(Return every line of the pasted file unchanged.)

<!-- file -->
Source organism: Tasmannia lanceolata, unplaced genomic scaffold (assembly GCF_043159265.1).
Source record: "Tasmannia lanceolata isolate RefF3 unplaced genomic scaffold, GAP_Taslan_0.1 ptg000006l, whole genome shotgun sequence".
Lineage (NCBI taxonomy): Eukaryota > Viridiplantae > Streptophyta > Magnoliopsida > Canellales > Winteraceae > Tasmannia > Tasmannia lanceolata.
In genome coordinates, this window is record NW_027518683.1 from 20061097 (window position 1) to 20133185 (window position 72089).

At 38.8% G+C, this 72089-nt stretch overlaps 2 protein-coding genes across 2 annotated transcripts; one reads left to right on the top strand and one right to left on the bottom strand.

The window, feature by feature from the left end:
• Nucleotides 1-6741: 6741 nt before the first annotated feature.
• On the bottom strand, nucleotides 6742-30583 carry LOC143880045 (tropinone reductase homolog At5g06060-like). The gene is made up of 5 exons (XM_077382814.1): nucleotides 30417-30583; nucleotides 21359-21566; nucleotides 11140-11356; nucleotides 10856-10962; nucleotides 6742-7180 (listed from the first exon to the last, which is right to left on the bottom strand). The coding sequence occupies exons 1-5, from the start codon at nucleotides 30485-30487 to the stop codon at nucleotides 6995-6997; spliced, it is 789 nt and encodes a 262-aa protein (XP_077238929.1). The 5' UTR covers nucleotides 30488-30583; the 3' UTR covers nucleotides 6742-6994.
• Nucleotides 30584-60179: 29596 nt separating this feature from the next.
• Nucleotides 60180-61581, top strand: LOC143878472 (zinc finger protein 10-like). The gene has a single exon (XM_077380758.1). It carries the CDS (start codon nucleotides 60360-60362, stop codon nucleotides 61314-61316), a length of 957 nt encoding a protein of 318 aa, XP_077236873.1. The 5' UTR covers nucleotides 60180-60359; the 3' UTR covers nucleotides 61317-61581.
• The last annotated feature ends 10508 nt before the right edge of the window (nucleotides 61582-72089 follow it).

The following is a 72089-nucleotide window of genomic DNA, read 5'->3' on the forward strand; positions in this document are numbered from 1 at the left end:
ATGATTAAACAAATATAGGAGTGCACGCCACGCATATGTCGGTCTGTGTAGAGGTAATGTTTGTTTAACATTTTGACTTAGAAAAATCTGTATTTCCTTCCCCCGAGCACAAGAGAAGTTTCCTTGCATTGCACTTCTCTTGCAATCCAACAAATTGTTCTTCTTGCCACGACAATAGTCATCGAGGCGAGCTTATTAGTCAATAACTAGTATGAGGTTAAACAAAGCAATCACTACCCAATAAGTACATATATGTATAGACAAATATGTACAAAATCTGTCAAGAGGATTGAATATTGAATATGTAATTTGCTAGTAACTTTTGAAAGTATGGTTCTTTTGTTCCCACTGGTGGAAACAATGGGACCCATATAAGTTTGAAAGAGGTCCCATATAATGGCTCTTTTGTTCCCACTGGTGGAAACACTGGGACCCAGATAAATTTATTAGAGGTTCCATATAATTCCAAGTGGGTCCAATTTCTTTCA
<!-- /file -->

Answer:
Source organism: Tasmannia lanceolata, unplaced genomic scaffold (assembly GCF_043159265.1).
Source record: "Tasmannia lanceolata isolate RefF3 unplaced genomic scaffold, GAP_Taslan_0.1 ptg000006l, whole genome shotgun sequence".
Lineage (NCBI taxonomy): Eukaryota > Viridiplantae > Streptophyta > Magnoliopsida > Canellales > Winteraceae > Tasmannia > Tasmannia lanceolata.
In genome coordinates, this window is record NW_027518683.1 from 20061097 (window position 1) to 20133185 (window position 72089).

At 38.8% G+C, this 72089-nt stretch overlaps 2 protein-coding genes across 2 annotated transcripts; one reads left to right on the top strand and one right to left on the bottom strand.

The window, feature by feature from the left end:
• Nucleotides 1-6741: 6741 nt before the first annotated feature.
• On the bottom strand, nucleotides 6742-30583 carry LOC143880045 (tropinone reductase homolog At5g06060-like). The gene is made up of 5 exons (XM_077382814.1): nucleotides 30417-30583; nucleotides 21359-21566; nucleotides 11140-11356; nucleotides 10856-10962; nucleotides 6742-7180 (listed from the first exon to the last, which is right to left on the bottom strand). The coding sequence occupies exons 1-5, from the start codon at nucleotides 30485-30487 to the stop codon at nucleotides 6995-6997; spliced, it is 789 nt and encodes a 262-aa protein (XP_077238929.1). The 5' UTR covers nucleotides 30488-30583; the 3' UTR covers nucleotides 6742-6994.
• Nucleotides 30584-60179: 29596 nt separating this feature from the next.
• Nucleotides 60180-61581, top strand: LOC143878472 (zinc finger protein 10-like). The gene has a single exon (XM_077380758.1). It carries the CDS (start codon nucleotides 60360-60362, stop codon nucleotides 61314-61316), a length of 957 nt encoding a protein of 318 aa, XP_077236873.1. The 5' UTR covers nucleotides 60180-60359; the 3' UTR covers nucleotides 61317-61581.
• The last annotated feature ends 10508 nt before the right edge of the window (nucleotides 61582-72089 follow it).

The following is a 72089-nucleotide window of genomic DNA, read 5'->3' on the forward strand; positions in this document are numbered from 1 at the left end:
ATGATTAAACAAATATAGGAGTGCACGCCACGCATATGTCGGTCTGTGTAGAGGTAATGTTTGTTTAACATTTTGACTTAGAAAAATCTGTATTTCCTTCCCCCGAGCACAAGAGAAGTTTCCTTGCATTGCACTTCTCTTGCAATCCAACAAATTGTTCTTCTTGCCACGACAATAGTCATCGAGGCGAGCTTATTAGTCAATAACTAGTATGAGGTTAAACAAAGCAATCACTACCCAATAAGTACATATATGTATAGACAAATATGTACAAAATCTGTCAAGAGGATTGAATATTGAATATGTAATTTGCTAGTAACTTTTGAAAGTATGGTTCTTTTGTTCCCACTGGTGGAAACAATGGGACCCATATAAGTTTGAAAGAGGTCCCATATAATGGCTCTTTTGTTCCCACTGGTGGAAACACTGGGACCCAGATAAATTTATTAGAGGTTCCATATAATTCCAAGTGGGTCCAATTTCTTTCA